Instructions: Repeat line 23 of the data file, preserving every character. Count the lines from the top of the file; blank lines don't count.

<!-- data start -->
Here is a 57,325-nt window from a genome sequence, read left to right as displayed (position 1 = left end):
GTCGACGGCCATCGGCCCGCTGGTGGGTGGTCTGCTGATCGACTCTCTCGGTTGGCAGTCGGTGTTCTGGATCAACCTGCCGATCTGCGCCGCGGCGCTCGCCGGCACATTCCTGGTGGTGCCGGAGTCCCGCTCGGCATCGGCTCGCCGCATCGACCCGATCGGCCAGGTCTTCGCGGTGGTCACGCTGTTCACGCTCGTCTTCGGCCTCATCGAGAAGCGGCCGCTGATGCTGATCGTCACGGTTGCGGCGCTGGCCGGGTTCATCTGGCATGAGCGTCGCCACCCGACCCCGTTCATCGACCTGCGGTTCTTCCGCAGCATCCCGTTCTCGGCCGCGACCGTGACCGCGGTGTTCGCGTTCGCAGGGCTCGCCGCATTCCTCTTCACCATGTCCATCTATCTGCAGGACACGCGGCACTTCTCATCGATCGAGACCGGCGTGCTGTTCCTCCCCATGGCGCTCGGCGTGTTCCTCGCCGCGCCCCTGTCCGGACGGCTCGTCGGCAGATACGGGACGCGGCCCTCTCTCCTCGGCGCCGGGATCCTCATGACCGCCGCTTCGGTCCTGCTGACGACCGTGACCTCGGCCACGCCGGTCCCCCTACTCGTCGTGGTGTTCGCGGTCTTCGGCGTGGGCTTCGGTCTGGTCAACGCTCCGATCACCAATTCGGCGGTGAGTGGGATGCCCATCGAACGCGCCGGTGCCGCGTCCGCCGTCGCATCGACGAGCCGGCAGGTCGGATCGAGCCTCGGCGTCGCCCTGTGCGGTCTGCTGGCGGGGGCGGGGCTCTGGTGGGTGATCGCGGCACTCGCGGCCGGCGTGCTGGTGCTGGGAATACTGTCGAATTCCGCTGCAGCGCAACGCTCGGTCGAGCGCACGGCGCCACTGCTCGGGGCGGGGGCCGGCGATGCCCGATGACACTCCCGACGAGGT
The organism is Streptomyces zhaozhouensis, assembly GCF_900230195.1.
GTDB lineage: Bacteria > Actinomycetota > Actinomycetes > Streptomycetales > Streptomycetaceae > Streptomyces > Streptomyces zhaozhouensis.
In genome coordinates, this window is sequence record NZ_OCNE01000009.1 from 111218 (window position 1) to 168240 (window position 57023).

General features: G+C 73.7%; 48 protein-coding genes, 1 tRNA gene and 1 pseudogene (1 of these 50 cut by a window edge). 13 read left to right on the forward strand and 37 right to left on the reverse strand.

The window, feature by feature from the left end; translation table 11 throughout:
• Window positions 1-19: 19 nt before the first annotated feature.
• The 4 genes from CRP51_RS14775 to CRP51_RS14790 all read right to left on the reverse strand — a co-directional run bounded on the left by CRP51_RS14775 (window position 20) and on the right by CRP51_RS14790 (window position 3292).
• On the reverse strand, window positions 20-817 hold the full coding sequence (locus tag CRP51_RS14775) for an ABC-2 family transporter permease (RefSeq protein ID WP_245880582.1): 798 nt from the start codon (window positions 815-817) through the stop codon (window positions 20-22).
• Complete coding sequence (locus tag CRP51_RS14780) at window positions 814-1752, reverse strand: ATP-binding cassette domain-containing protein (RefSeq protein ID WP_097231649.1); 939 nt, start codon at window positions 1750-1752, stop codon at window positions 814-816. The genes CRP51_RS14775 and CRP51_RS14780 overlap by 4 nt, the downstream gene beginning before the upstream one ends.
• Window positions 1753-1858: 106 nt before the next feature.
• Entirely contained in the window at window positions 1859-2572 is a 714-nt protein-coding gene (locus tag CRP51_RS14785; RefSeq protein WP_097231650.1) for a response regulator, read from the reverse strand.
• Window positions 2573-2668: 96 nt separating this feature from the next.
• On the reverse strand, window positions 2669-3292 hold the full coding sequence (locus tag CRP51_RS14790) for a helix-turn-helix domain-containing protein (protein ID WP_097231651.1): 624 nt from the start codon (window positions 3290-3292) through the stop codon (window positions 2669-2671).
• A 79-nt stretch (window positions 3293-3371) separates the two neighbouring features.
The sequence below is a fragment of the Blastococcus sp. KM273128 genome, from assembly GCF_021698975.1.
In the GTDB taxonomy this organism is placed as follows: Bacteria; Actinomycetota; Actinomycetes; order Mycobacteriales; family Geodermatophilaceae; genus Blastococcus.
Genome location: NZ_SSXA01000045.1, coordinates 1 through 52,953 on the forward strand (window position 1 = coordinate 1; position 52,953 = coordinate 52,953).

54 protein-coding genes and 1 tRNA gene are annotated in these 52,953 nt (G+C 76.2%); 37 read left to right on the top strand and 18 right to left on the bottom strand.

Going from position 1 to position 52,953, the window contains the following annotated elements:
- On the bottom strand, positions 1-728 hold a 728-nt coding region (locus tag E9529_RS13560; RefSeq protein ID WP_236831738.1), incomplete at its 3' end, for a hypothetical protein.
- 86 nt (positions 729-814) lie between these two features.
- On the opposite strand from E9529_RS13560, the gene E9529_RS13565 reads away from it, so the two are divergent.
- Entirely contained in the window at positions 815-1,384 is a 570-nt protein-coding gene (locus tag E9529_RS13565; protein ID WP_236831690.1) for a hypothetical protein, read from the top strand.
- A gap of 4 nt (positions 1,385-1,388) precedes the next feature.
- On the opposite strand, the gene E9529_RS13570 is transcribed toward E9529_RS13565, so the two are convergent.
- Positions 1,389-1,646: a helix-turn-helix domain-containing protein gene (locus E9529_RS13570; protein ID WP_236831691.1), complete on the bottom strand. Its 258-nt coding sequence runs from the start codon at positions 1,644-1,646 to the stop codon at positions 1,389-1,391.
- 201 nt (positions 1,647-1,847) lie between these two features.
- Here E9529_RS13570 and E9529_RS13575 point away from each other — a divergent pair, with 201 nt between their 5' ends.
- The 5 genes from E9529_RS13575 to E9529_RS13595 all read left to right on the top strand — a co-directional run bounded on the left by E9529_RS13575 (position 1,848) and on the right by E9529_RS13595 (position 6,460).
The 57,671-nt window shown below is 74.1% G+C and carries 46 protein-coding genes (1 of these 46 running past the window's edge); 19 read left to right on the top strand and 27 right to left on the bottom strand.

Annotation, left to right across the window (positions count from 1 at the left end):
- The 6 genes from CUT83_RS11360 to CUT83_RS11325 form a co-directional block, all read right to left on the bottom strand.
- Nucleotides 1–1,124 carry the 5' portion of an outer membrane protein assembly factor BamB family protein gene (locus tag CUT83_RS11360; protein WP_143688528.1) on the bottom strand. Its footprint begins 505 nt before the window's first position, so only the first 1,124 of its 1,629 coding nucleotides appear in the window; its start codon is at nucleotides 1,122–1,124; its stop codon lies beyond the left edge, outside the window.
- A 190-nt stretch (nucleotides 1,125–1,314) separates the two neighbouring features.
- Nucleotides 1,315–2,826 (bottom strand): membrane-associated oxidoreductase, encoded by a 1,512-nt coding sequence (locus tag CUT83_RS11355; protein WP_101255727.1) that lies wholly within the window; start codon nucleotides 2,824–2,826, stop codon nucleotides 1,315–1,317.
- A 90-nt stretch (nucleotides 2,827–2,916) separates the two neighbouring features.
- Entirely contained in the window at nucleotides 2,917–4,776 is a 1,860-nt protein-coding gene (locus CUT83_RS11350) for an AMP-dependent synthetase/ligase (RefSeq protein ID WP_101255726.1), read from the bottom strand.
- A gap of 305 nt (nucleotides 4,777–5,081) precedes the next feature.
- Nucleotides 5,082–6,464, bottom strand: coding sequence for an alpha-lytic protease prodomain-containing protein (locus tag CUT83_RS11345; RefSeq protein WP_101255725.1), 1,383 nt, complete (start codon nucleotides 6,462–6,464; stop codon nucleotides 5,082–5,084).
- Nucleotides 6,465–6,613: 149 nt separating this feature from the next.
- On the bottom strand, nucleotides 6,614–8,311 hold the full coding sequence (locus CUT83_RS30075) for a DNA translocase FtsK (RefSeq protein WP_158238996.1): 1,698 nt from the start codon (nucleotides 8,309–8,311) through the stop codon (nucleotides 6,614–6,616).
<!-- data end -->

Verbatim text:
- 86 nt (positions 729-814) lie between these two features.